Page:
- Undo and redo - Everyone makes mistakes, and it's vital that a step back can be taken when something has gone wrong. A good image manipulation tool should head into the double-figures for undo levels.
- Layer handling - For complex tasks, using multiple layers to separate aspects of the image when editing helps a great deal. When finished, these layers can be put together to make the complete image.
- Scripting - Some feature-packed programs are still missing things that certain users may deem as essential, so the ability to use scripts and plugins to extend their functionality is valuable.
The GIMP 1.1.30 - http://www.gimp.org
Since the Free Software Foundation began in 1984, a small collection of popular programs has come to represent the ability and stamina of part-time hackers around the globe. For example, the Linux kernel, GCC compiler and (more recently) Mozilla project have all demonstrated the tremendous power offered to developers by the Internet.
The GIMP is another of those apps commonly used to prove that Linux isn't just about networking and script hacking. Started in 1995, The GIMP was one of the first major end-user programs which unfamiliar users could approach with ease. Moreover, the hugely successful Gtk+ GUI toolkit - as used by thousands of free utilities and the GNOME desktop - started life in this app.
On test here is the latest development version of The GIMP, which will eventually lead into the 1.2 release branch. From there onwards, the developers have drafted major plans for version 2.0, which will involve an overhaul of the code (while retaining the look and feel of the application).
A GIMP session in action, showing the numerous dialog boxes that can be brought up.
Almost every Linux distribution under the sun includes a copy of The GIMP thesedays, and it's probably already installed on your system. Failing that, you can pick a suitable RPM package from http://www.rpmfind.net or download the source archive from the main site. You'll also need the gimp-libgimp package (around 148k), and if you're planning to use it to its limits, the gimp-data-extras addition (with extra patterns and gradients) will come in handy as well.
The GIMP sports a snazzy splash screen on startup, before presenting the initially minimal interface. Photoshop users will recognise many aspects of the layout - the toolbox is very much the same, although everything is kept to individual windows on the desktop. This rather sparse interface doesn't give an immediate impression of the underlying power, but it saves on screen clutter.
From the main toolbox window, a series of dialog boxes can be opened for selecting brushes and colours. A plethora of drawing tools are included, with the standard brushes, pencil, blender, airbrush and more, and most of these include extra configuration options. For adding text to images, options such as anti-aliasing (to smoothen the edges) is also included.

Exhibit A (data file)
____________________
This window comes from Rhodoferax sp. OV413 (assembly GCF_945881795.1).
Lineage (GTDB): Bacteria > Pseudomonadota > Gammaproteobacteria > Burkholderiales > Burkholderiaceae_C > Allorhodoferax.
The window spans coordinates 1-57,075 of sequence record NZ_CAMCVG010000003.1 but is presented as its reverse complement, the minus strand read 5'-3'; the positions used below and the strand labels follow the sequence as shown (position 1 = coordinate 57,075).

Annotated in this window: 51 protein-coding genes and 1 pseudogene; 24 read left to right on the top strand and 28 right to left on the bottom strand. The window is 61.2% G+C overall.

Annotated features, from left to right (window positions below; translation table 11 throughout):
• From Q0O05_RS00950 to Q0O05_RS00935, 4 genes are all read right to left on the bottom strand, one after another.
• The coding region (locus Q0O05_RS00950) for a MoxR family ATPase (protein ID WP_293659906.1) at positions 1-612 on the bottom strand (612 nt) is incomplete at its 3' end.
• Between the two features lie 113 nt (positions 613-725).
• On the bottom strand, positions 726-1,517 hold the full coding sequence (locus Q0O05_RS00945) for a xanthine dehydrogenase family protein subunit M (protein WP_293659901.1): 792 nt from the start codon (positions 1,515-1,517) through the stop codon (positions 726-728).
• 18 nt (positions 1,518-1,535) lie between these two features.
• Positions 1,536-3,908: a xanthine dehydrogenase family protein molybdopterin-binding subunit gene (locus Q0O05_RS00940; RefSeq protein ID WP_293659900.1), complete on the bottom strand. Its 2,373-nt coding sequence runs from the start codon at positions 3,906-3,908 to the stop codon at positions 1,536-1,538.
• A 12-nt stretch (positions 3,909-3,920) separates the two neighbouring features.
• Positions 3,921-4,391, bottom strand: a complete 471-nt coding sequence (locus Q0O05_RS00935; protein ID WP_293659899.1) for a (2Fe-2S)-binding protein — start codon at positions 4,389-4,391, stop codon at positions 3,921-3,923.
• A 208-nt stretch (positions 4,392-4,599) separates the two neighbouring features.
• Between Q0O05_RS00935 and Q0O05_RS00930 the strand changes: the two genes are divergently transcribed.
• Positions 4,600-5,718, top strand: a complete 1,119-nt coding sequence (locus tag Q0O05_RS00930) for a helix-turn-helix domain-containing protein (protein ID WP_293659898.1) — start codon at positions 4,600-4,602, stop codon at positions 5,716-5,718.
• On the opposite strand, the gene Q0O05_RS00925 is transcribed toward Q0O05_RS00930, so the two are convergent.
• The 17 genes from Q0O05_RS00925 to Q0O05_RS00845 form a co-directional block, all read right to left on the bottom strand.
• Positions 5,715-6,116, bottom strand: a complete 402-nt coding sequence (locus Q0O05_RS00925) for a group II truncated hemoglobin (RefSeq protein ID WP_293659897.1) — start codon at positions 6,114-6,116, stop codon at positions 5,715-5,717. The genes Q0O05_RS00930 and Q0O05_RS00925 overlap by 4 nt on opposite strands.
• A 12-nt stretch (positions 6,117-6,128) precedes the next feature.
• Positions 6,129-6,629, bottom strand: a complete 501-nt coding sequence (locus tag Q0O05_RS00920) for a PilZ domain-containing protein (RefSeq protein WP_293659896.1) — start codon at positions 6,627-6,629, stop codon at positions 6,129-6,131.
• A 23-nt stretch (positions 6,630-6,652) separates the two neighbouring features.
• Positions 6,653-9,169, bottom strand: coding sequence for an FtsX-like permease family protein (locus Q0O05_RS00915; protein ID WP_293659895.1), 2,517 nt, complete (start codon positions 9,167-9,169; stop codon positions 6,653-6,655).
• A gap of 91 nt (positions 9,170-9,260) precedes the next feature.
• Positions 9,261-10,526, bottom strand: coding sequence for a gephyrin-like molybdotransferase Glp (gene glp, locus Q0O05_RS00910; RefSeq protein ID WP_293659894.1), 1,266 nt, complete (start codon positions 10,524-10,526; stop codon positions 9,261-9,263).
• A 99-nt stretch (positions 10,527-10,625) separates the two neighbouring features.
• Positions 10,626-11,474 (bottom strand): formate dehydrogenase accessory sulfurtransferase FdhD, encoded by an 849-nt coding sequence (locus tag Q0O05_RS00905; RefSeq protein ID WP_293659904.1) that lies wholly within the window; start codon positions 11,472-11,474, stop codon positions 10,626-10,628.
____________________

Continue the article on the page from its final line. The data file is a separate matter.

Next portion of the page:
The GIMP's font selection dialog is comprehensive and allows for anti-aliasing.
The selection tools are equally comprehensive, with the usual ellipse and rectangle options along with bezier and freehand. Selections can be rotated and flipped, while a colour-picker is present to choose a specific colour from an image. To create gradients, The GIMP offers a powerful group of options - from the usual linear to a conical gradient - along with a blend to transparency feature and adaptive supersampling.
More advanced goodies include a detailed layer and channel editing box (where layers can overlay, dissolve etc.), together with alpha channel support. As The GIMP uses a tile-based method when manipulating images, their size is only limited by the disk space available. Similarly, the number of undo and redo operations is only dependent on free drive space too.
On the image format front, The GIMP impresses with a solid range of file types supported. Along with the usual GIF, XPM, JPG, PNG and TIFF, the program will also read BMPs, PostScript files, TGAs, its native XCF format, and many more. Others can be added through plugins (see the boxout).
In its current state, The GIMP is still one of the most impressive desktop apps available free-of-charge to the community. While some will find limits with the drawing tools, the gigantic amount of features and extensibility through plugins will rank it alongside the commercial efforts. Although we encountered the occasional glitch and crash in our tests, The GIMP is a superb all-round tool and we're looking forward to release 2.0.
Our verdict: Undoubtedly the leading free/open-source graphics tool currently available for Linux. 9/10.
Plugins and Script-Fu
Perhaps The GIMP's most outstanding feature is its plugin and scripting support. In terms of the former, a satisfyingly large number of plugins are available (over 100) from http://registry.gimp.org, and this continues to grow. All manner of effect filters can be added, and these complement the pre-supplied ones (warp, blur, mosaic, bump-map, animation etc.).